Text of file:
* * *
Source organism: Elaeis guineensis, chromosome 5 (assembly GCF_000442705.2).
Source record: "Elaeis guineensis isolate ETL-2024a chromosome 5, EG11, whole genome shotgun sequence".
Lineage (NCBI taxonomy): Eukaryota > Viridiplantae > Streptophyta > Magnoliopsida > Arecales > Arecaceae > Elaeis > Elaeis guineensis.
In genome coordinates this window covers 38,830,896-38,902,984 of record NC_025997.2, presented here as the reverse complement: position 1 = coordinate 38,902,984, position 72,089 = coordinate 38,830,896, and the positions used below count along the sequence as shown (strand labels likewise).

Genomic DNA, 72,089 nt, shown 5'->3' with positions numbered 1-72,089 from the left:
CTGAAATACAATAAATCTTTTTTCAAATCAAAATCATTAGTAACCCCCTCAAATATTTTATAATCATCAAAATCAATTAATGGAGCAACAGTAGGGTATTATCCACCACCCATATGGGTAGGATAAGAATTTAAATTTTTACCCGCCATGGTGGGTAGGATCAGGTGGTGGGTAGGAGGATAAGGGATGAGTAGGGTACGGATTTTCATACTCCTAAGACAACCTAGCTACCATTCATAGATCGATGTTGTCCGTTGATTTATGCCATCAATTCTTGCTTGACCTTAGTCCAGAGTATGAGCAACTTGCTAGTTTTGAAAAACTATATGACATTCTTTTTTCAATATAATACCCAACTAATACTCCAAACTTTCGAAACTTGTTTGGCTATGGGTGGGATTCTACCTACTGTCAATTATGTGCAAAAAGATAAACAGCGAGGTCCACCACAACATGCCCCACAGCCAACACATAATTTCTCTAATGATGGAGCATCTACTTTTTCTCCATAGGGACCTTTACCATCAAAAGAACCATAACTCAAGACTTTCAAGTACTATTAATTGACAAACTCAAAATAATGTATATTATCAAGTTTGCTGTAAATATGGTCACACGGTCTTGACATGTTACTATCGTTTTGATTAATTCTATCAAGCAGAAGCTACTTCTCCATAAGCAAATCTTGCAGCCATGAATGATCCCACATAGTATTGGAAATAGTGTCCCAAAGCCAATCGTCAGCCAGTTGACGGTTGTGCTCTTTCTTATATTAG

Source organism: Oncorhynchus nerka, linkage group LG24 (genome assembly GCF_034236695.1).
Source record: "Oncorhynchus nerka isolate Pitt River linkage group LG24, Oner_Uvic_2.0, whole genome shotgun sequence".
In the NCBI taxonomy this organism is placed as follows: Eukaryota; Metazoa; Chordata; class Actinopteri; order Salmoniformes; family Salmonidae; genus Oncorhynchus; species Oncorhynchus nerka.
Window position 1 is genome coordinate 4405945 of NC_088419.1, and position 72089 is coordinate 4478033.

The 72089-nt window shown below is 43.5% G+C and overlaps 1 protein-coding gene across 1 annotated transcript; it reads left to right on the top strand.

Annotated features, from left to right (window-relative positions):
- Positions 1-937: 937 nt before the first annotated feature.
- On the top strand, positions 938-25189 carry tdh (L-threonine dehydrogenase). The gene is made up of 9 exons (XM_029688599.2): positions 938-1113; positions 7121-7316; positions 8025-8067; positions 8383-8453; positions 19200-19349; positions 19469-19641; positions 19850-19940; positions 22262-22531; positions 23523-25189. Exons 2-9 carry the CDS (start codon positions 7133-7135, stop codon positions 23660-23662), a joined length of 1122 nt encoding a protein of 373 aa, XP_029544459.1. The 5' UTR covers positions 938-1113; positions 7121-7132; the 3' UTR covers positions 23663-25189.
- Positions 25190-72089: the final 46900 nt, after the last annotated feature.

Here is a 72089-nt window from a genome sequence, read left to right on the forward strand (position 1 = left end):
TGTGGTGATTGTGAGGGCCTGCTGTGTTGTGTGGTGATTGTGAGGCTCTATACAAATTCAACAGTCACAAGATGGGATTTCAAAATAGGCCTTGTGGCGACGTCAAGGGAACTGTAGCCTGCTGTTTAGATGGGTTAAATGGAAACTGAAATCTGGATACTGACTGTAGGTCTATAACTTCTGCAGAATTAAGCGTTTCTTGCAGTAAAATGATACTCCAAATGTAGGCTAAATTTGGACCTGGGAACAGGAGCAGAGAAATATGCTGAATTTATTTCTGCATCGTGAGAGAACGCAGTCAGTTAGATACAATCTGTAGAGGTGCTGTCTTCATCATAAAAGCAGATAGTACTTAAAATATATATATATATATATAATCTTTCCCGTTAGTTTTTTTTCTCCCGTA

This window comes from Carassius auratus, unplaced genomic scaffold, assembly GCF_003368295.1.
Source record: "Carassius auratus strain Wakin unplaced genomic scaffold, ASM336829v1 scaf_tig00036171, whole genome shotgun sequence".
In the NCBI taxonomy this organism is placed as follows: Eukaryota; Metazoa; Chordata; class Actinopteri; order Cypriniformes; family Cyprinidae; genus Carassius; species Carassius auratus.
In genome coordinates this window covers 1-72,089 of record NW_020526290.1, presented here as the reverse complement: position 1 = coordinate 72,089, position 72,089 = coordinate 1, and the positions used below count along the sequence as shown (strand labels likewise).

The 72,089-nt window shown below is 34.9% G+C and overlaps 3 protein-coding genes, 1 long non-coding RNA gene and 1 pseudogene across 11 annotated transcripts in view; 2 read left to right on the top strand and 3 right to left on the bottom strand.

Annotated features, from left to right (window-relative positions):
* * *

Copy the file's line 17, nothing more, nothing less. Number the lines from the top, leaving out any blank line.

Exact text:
TGTGGTGATTGTGAGGGCCTGCTGTGTTGTGTGGTGATTGTGAGGCTCTATACAAATTCAACAGTCACAAGATGGGATTTCAAAATAGGCCTTGTGGCGACGTCAAGGGAACTGTAGCCTGCTGTTTAGATGGGTTAAATGGAAACTGAAATCTGGATACTGACTGTAGGTCTATAACTTCTGCAGAATTAAGCGTTTCTTGCAGTAAAATGATACTCCAAATGTAGGCTAAATTTGGACCTGGGAACAGGAGCAGAGAAATATGCTGAATTTATTTCTGCATCGTGAGAGAACGCAGTCAGTTAGATACAATCTGTAGAGGTGCTGTCTTCATCATAAAAGCAGATAGTACTTAAAATATATATATATATATATAATCTTTCCCGTTAGTTTTTTTTCTCCCGTA